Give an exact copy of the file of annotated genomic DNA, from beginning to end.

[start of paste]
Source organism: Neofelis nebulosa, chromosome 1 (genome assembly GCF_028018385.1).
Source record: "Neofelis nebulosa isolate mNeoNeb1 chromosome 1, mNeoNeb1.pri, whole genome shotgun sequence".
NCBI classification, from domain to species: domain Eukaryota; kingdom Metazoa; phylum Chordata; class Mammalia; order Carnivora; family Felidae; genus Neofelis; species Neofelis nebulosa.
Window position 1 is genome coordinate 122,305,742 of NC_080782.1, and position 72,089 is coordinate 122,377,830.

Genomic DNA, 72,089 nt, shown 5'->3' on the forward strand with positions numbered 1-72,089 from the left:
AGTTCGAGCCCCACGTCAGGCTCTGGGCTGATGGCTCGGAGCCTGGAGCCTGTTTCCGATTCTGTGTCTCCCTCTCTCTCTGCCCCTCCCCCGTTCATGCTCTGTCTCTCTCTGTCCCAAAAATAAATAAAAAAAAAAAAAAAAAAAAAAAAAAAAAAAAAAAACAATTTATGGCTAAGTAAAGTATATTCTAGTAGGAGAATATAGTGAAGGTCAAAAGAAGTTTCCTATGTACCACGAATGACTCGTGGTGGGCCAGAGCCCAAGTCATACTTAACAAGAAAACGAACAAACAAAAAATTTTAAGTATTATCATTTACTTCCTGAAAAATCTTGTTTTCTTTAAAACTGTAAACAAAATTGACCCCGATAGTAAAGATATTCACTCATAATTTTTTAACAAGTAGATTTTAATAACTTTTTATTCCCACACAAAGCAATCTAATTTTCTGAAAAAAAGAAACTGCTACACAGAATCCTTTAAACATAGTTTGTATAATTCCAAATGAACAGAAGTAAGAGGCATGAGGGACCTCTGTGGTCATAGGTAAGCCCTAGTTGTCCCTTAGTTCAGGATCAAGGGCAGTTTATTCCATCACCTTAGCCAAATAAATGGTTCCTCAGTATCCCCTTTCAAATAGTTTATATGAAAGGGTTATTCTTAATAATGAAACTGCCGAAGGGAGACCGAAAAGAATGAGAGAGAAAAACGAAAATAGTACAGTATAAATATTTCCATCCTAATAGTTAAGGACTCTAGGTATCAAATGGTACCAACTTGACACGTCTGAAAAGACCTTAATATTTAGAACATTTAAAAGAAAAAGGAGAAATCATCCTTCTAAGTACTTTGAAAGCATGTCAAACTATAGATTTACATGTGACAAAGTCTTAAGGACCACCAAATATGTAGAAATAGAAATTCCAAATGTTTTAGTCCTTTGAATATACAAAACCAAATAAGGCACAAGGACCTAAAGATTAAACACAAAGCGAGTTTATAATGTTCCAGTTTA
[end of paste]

Source organism: Neofelis nebulosa, chromosome 1 (genome assembly GCF_028018385.1).
Source record: "Neofelis nebulosa isolate mNeoNeb1 chromosome 1, mNeoNeb1.pri, whole genome shotgun sequence".
NCBI classification, from domain to species: domain Eukaryota; kingdom Metazoa; phylum Chordata; class Mammalia; order Carnivora; family Felidae; genus Neofelis; species Neofelis nebulosa.
Window position 1 is genome coordinate 122,305,742 of NC_080782.1, and position 72,089 is coordinate 122,377,830.

Genomic DNA, 72,089 nt, shown 5'->3' on the forward strand with positions numbered 1-72,089 from the left:
AGTTCGAGCCCCACGTCAGGCTCTGGGCTGATGGCTCGGAGCCTGGAGCCTGTTTCCGATTCTGTGTCTCCCTCTCTCTCTGCCCCTCCCCCGTTCATGCTCTGTCTCTCTCTGTCCCAAAAATAAATAAAAAAAAAAAAAAAAAAAAAAAAAAAAAAAAAAAACAATTTATGGCTAAGTAAAGTATATTCTAGTAGGAGAATATAGTGAAGGTCAAAAGAAGTTTCCTATGTACCACGAATGACTCGTGGTGGGCCAGAGCCCAAGTCATACTTAACAAGAAAACGAACAAACAAAAAATTTTAAGTATTATCATTTACTTCCTGAAAAATCTTGTTTTCTTTAAAACTGTAAACAAAATTGACCCCGATAGTAAAGATATTCACTCATAATTTTTTAACAAGTAGATTTTAATAACTTTTTATTCCCACACAAAGCAATCTAATTTTCTGAAAAAAAGAAACTGCTACACAGAATCCTTTAAACATAGTTTGTATAATTCCAAATGAACAGAAGTAAGAGGCATGAGGGACCTCTGTGGTCATAGGTAAGCCCTAGTTGTCCCTTAGTTCAGGATCAAGGGCAGTTTATTCCATCACCTTAGCCAAATAAATGGTTCCTCAGTATCCCCTTTCAAATAGTTTATATGAAAGGGTTATTCTTAATAATGAAACTGCCGAAGGGAGACCGAAAAGAATGAGAGAGAAAAACGAAAATAGTACAGTATAAATATTTCCATCCTAATAGTTAAGGACTCTAGGTATCAAATGGTACCAACTTGACACGTCTGAAAAGACCTTAATATTTAGAACATTTAAAAGAAAAAGGAGAAATCATCCTTCTAAGTACTTTGAAAGCATGTCAAACTATAGATTTACATGTGACAAAGTCTTAAGGACCACCAAATATGTAGAAATAGAAATTCCAAATGTTTTAGTCCTTTGAATATACAAAACCAAATAAGGCACAAGGACCTAAAGATTAAACACAAAGCGAGTTTATAATGTTCCAGTTTA